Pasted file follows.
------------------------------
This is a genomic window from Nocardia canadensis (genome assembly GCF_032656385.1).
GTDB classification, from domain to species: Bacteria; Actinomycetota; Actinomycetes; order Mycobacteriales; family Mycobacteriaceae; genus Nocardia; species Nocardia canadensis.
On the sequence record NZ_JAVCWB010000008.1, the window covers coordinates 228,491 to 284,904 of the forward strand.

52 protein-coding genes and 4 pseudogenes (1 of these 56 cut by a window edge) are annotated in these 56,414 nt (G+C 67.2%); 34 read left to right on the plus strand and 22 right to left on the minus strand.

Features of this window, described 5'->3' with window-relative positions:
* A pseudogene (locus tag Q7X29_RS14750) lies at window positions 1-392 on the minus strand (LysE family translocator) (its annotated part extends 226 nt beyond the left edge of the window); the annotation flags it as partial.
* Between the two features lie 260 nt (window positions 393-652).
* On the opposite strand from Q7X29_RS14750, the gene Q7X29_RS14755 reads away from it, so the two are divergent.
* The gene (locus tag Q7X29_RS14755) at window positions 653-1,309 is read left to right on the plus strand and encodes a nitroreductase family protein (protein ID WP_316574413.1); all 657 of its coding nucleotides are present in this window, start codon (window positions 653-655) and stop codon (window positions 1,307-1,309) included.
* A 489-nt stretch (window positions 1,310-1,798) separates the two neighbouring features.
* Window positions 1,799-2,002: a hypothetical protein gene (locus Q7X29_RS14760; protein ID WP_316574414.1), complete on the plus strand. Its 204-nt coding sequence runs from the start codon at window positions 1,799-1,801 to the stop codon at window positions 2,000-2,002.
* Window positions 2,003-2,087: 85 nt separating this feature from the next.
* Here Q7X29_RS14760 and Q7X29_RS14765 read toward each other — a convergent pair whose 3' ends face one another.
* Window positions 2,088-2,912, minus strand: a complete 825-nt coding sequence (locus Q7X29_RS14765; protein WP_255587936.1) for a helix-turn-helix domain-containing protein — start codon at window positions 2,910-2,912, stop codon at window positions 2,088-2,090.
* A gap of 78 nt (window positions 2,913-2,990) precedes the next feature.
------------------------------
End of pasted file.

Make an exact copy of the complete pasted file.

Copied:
This is a genomic window from Nocardia canadensis (genome assembly GCF_032656385.1).
GTDB classification, from domain to species: Bacteria; Actinomycetota; Actinomycetes; order Mycobacteriales; family Mycobacteriaceae; genus Nocardia; species Nocardia canadensis.
On the sequence record NZ_JAVCWB010000008.1, the window covers coordinates 228,491 to 284,904 of the forward strand.

52 protein-coding genes and 4 pseudogenes (1 of these 56 cut by a window edge) are annotated in these 56,414 nt (G+C 67.2%); 34 read left to right on the plus strand and 22 right to left on the minus strand.

Features of this window, described 5'->3' with window-relative positions:
* A pseudogene (locus tag Q7X29_RS14750) lies at window positions 1-392 on the minus strand (LysE family translocator) (its annotated part extends 226 nt beyond the left edge of the window); the annotation flags it as partial.
* Between the two features lie 260 nt (window positions 393-652).
* On the opposite strand from Q7X29_RS14750, the gene Q7X29_RS14755 reads away from it, so the two are divergent.
* The gene (locus tag Q7X29_RS14755) at window positions 653-1,309 is read left to right on the plus strand and encodes a nitroreductase family protein (protein ID WP_316574413.1); all 657 of its coding nucleotides are present in this window, start codon (window positions 653-655) and stop codon (window positions 1,307-1,309) included.
* A 489-nt stretch (window positions 1,310-1,798) separates the two neighbouring features.
* Window positions 1,799-2,002: a hypothetical protein gene (locus Q7X29_RS14760; protein ID WP_316574414.1), complete on the plus strand. Its 204-nt coding sequence runs from the start codon at window positions 1,799-1,801 to the stop codon at window positions 2,000-2,002.
* Window positions 2,003-2,087: 85 nt separating this feature from the next.
* Here Q7X29_RS14760 and Q7X29_RS14765 read toward each other — a convergent pair whose 3' ends face one another.
* Window positions 2,088-2,912, minus strand: a complete 825-nt coding sequence (locus Q7X29_RS14765; protein WP_255587936.1) for a helix-turn-helix domain-containing protein — start codon at window positions 2,910-2,912, stop codon at window positions 2,088-2,090.
* A gap of 78 nt (window positions 2,913-2,990) precedes the next feature.